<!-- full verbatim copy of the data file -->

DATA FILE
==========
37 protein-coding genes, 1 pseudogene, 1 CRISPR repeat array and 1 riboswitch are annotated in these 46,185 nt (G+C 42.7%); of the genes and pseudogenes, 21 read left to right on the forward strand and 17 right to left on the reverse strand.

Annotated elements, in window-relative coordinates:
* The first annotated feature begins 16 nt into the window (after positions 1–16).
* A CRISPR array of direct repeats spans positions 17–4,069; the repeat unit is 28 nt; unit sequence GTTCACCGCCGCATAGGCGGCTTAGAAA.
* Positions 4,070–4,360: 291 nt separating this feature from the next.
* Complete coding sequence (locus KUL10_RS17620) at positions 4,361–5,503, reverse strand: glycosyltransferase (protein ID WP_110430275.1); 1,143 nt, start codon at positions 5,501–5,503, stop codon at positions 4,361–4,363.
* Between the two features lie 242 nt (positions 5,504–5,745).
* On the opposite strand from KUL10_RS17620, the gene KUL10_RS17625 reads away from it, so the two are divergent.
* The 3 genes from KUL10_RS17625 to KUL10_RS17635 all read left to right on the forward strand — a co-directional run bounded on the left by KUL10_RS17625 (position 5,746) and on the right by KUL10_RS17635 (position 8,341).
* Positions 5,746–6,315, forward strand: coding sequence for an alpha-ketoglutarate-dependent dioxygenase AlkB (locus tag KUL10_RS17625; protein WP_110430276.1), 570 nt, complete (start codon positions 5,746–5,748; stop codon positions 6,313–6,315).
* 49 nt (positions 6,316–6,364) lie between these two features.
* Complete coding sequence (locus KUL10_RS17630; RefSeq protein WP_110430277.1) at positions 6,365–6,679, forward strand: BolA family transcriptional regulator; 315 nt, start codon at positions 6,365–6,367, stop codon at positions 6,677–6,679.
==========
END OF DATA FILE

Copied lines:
37 protein-coding genes, 1 pseudogene, 1 CRISPR repeat array and 1 riboswitch are annotated in these 46,185 nt (G+C 42.7%); of the genes and pseudogenes, 21 read left to right on the forward strand and 17 right to left on the reverse strand.

Annotated elements, in window-relative coordinates:
* The first annotated feature begins 16 nt into the window (after positions 1–16).
* A CRISPR array of direct repeats spans positions 17–4,069; the repeat unit is 28 nt; unit sequence GTTCACCGCCGCATAGGCGGCTTAGAAA.
* Positions 4,070–4,360: 291 nt separating this feature from the next.
* Complete coding sequence (locus KUL10_RS17620) at positions 4,361–5,503, reverse strand: glycosyltransferase (protein ID WP_110430275.1); 1,143 nt, start codon at positions 5,501–5,503, stop codon at positions 4,361–4,363.
* Between the two features lie 242 nt (positions 5,504–5,745).
* On the opposite strand from KUL10_RS17620, the gene KUL10_RS17625 reads away from it, so the two are divergent.
* The 3 genes from KUL10_RS17625 to KUL10_RS17635 all read left to right on the forward strand — a co-directional run bounded on the left by KUL10_RS17625 (position 5,746) and on the right by KUL10_RS17635 (position 8,341).
* Positions 5,746–6,315, forward strand: coding sequence for an alpha-ketoglutarate-dependent dioxygenase AlkB (locus tag KUL10_RS17625; protein WP_110430276.1), 570 nt, complete (start codon positions 5,746–5,748; stop codon positions 6,313–6,315).
* 49 nt (positions 6,316–6,364) lie between these two features.
* Complete coding sequence (locus KUL10_RS17630; RefSeq protein WP_110430277.1) at positions 6,365–6,679, forward strand: BolA family transcriptional regulator; 315 nt, start codon at positions 6,365–6,367, stop codon at positions 6,677–6,679.